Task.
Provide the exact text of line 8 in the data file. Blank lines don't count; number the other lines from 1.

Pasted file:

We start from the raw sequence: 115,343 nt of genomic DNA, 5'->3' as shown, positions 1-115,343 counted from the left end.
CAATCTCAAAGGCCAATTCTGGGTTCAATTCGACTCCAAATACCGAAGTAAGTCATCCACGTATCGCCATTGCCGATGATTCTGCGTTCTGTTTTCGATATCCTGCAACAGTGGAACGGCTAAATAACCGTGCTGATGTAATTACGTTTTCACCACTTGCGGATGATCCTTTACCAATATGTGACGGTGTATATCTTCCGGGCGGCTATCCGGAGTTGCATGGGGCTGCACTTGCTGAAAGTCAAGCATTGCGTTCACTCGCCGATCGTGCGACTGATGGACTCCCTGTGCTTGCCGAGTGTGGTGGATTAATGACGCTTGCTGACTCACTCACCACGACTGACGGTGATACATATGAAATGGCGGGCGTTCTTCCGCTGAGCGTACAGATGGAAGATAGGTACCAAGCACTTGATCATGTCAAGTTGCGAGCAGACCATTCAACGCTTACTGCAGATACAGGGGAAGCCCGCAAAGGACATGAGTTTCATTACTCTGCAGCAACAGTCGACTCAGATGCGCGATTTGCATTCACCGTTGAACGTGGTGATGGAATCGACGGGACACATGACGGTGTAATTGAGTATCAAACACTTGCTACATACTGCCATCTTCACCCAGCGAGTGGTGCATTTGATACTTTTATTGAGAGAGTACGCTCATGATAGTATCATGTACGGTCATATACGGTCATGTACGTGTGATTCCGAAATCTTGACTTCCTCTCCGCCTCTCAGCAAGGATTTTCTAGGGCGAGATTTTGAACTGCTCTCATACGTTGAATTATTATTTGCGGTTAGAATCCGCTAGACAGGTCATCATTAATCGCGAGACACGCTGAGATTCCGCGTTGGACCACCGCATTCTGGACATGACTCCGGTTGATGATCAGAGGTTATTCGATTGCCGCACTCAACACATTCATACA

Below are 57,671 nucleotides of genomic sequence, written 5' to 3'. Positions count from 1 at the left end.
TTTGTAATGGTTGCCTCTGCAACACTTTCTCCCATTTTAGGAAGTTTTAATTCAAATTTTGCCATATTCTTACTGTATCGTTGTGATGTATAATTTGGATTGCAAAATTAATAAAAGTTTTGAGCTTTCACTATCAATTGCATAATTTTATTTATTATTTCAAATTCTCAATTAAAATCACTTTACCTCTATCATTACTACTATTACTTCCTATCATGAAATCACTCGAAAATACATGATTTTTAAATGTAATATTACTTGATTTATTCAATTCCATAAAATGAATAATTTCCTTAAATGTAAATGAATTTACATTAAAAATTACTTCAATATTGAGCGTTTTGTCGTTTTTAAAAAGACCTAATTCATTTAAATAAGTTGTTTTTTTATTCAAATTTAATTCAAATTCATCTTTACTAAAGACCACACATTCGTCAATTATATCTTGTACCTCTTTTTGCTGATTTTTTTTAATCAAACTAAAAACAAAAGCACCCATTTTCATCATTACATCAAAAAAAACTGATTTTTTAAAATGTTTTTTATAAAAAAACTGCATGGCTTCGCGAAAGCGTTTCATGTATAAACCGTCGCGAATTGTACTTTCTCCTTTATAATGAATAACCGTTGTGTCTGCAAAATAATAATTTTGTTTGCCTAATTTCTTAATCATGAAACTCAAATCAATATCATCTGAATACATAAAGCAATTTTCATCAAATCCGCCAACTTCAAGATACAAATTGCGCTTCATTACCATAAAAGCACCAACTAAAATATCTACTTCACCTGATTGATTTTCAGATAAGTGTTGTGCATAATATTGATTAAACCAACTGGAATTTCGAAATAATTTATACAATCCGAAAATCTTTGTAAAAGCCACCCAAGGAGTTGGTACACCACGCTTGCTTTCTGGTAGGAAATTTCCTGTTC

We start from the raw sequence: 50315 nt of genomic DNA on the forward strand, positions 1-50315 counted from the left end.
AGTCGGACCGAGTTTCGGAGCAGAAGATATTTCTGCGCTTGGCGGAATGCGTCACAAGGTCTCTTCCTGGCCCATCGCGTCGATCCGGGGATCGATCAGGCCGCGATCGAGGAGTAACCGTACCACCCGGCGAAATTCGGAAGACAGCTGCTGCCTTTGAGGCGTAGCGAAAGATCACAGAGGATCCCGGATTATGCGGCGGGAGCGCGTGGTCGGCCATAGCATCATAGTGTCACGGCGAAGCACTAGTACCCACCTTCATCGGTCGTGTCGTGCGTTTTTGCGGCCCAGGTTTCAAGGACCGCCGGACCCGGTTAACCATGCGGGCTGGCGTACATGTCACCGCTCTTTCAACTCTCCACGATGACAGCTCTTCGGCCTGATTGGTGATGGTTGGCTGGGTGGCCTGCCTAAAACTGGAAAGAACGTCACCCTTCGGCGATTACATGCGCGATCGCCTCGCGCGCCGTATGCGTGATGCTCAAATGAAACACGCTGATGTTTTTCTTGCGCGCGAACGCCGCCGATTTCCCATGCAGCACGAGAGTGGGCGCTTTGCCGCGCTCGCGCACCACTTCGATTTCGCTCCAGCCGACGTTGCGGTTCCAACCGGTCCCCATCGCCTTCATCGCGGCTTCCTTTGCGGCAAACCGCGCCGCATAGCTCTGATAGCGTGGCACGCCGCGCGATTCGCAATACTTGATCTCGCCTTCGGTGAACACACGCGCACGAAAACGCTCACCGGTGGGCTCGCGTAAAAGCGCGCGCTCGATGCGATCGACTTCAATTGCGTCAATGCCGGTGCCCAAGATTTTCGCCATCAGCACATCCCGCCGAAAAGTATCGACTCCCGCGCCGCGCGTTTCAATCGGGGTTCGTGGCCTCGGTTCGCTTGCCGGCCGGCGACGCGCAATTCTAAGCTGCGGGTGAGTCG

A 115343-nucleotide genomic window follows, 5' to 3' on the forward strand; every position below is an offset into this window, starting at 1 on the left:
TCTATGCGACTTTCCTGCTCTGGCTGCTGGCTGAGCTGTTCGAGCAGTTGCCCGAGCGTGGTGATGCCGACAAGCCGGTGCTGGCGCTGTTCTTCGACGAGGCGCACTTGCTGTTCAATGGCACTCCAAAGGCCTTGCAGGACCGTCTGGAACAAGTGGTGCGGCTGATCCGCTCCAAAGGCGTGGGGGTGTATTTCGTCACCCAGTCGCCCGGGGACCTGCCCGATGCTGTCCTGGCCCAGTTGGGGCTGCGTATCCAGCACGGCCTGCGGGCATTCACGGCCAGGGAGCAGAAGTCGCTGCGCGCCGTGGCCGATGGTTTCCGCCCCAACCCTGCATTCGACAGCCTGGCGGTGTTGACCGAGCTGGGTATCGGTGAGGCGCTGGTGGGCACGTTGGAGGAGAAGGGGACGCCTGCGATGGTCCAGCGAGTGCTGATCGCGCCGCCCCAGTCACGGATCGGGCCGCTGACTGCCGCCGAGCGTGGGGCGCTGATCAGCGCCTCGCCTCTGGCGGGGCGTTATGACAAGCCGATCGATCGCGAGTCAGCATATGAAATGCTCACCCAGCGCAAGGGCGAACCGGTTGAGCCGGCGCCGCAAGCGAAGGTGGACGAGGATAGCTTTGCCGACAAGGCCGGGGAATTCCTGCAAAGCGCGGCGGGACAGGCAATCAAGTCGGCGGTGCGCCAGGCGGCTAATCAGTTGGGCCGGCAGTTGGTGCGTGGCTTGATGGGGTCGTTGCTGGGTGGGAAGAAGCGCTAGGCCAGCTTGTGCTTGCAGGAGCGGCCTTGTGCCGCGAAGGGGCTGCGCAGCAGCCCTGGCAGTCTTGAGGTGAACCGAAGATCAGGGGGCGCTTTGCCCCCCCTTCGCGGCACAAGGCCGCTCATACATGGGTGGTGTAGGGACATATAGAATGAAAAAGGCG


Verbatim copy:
TCTATGCGACTTTCCTGCTCTGGCTGCTGGCTGAGCTGTTCGAGCAGTTGCCCGAGCGTGGTGATGCCGACAAGCCGGTGCTGGCGCTGTTCTTCGACGAGGCGCACTTGCTGTTCAATGGCACTCCAAAGGCCTTGCAGGACCGTCTGGAACAAGTGGTGCGGCTGATCCGCTCCAAAGGCGTGGGGGTGTATTTCGTCACCCAGTCGCCCGGGGACCTGCCCGATGCTGTCCTGGCCCAGTTGGGGCTGCGTATCCAGCACGGCCTGCGGGCATTCACGGCCAGGGAGCAGAAGTCGCTGCGCGCCGTGGCCGATGGTTTCCGCCCCAACCCTGCATTCGACAGCCTGGCGGTGTTGACCGAGCTGGGTATCGGTGAGGCGCTGGTGGGCACGTTGGAGGAGAAGGGGACGCCTGCGATGGTCCAGCGAGTGCTGATCGCGCCGCCCCAGTCACGGATCGGGCCGCTGACTGCCGCCGAGCGTGGGGCGCTGATCAGCGCCTCGCCTCTGGCGGGGCGTTATGACAAGCCGATCGATCGCGAGTCAGCATATGAAATGCTCACCCAGCGCAAGGGCGAACCGGTTGAGCCGGCGCCGCAAGCGAAGGTGGACGAGGATAGCTTTGCCGACAAGGCCGGGGAATTCCTGCAAAGCGCGGCGGGACAGGCAATCAAGTCGGCGGTGCGCCAGGCGGCTAATCAGTTGGGCCGGCAGTTGGTGCGTGGCTTGATGGGGTCGTTGCTGGGTGGGAAGAAGCGCTAGGCCAGCTTGTGCTTGCAGGAGCGGCCTTGTGCCGCGAAGGGGCTGCGCAGCAGCCCTGGCAGTCTTGAGGTGAACCGAAGATCAGGGGGCGCTTTGCCCCCCCTTCGCGGCACAAGGCCGCTCATACATGGGTGGTGTAGGGACATATAGAATGAAAAAGGCG